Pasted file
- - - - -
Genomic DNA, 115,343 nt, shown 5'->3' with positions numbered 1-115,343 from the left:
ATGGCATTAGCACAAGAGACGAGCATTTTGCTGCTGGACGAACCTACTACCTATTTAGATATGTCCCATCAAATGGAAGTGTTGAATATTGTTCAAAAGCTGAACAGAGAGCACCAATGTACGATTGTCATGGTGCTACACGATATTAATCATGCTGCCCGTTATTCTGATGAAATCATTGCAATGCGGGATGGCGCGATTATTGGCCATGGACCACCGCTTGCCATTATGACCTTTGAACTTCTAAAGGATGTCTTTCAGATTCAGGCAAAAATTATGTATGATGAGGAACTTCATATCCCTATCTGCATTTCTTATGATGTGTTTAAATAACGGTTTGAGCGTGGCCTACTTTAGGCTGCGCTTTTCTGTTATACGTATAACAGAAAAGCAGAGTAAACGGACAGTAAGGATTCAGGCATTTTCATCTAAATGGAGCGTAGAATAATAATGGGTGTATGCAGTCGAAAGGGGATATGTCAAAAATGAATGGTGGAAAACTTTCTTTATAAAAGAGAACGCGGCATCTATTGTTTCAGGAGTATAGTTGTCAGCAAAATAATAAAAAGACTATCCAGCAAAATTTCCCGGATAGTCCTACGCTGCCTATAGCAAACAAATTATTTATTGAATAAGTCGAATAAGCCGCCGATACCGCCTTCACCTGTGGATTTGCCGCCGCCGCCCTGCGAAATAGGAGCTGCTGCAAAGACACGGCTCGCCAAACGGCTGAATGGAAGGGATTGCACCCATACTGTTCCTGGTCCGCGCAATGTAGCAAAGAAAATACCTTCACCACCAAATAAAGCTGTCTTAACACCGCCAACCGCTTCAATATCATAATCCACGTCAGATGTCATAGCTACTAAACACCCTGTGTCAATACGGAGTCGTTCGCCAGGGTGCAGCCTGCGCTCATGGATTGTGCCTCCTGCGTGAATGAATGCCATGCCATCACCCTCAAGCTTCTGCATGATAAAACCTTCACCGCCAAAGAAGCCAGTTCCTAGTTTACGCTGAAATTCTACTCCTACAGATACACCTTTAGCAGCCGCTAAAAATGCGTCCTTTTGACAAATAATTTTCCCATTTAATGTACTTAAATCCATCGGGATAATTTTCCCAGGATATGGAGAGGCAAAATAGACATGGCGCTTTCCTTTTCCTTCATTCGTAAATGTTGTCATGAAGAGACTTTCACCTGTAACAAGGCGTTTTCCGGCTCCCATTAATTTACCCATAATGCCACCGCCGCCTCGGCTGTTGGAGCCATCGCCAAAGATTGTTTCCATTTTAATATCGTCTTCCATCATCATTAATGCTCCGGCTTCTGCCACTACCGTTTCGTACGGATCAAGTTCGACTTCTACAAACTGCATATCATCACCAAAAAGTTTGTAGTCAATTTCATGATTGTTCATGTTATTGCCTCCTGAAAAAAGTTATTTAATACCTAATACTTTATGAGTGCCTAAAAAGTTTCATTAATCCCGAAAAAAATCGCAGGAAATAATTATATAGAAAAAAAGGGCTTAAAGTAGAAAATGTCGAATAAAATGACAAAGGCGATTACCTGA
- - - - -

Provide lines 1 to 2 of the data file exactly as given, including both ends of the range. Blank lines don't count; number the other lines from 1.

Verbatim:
Genomic DNA, 115,343 nt, shown 5'->3' with positions numbered 1-115,343 from the left:
ATGGCATTAGCACAAGAGACGAGCATTTTGCTGCTGGACGAACCTACTACCTATTTAGATATGTCCCATCAAATGGAAGTGTTGAATATTGTTCAAAAGCTGAACAGAGAGCACCAATGTACGATTGTCATGGTGCTACACGATATTAATCATGCTGCCCGTTATTCTGATGAAATCATTGCAATGCGGGATGGCGCGATTATTGGCCATGGACCACCGCTTGCCATTATGACCTTTGAACTTCTAAAGGATGTCTTTCAGATTCAGGCAAAAATTATGTATGATGAGGAACTTCATATCCCTATCTGCATTTCTTATGATGTGTTTAAATAACGGTTTGAGCGTGGCCTACTTTAGGCTGCGCTTTTCTGTTATACGTATAACAGAAAAGCAGAGTAAACGGACAGTAAGGATTCAGGCATTTTCATCTAAATGGAGCGTAGAATAATAATGGGTGTATGCAGTCGAAAGGGGATATGTCAAAAATGAATGGTGGAAAACTTTCTTTATAAAAGAGAACGCGGCATCTATTGTTTCAGGAGTATAGTTGTCAGCAAAATAATAAAAAGACTATCCAGCAAAATTTCCCGGATAGTCCTACGCTGCCTATAGCAAACAAATTATTTATTGAATAAGTCGAATAAGCCGCCGATACCGCCTTCACCTGTGGATTTGCCGCCGCCGCCCTGCGAAATAGGAGCTGCTGCAAAGACACGGCTCGCCAAACGGCTGAATGGAAGGGATTGCACCCATACTGTTCCTGGTCCGCGCAATGTAGCAAAGAAAATACCTTCACCACCAAATAAAGCTGTCTTAACACCGCCAACCGCTTCAATATCATAATCCACGTCAGATGTCATAGCTACTAAACACCCTGTGTCAATACGGAGTCGTTCGCCAGGGTGCAGCCTGCGCTCATGGATTGTGCCTCCTGCGTGAATGAATGCCATGCCATCACCCTCAAGCTTCTGCATGATAAAACCTTCACCGCCAAAGAAGCCAGTTCCTAGTTTACGCTGAAATTCTACTCCTACAGATACACCTTTAGCAGCCGCTAAAAATGCGTCCTTTTGACAAATAATTTTCCCATTTAATGTACTTAAATCCATCGGGATAATTTTCCCAGGATATGGAGAGGCAAAATAGACATGGCGCTTTCCTTTTCCTTCATTCGTAAATGTTGTCATGAAGAGACTTTCACCTGTAACAAGGCGTTTTCCGGCTCCCATTAATTTACCCATAATGCCACCGCCGCCTCGGCTGTTGGAGCCATCGCCAAAGATTGTTTCCATTTTAATATCGTCTTCCATCATCATTAATGCTCCGGCTTCTGCCACTACCGTTTCGTACGGATCAAGTTCGACTTCTACAAACTGCATATCATCACCAAAAAGTTTGTAGTCAATTTCATGATTGTTCATGTTATTGCCTCCTGAAAAAAGTTATTTAATACCTAATACTTTATGAGTGCCTAAAAAGTTTCATTAATCCCGAAAAAAATCGCAGGAAATAATTATATAGAAAAAAAGGGCTTAAAGTAGAAAATGTCGAATAAAATGACAAAGGCGATTACCTGA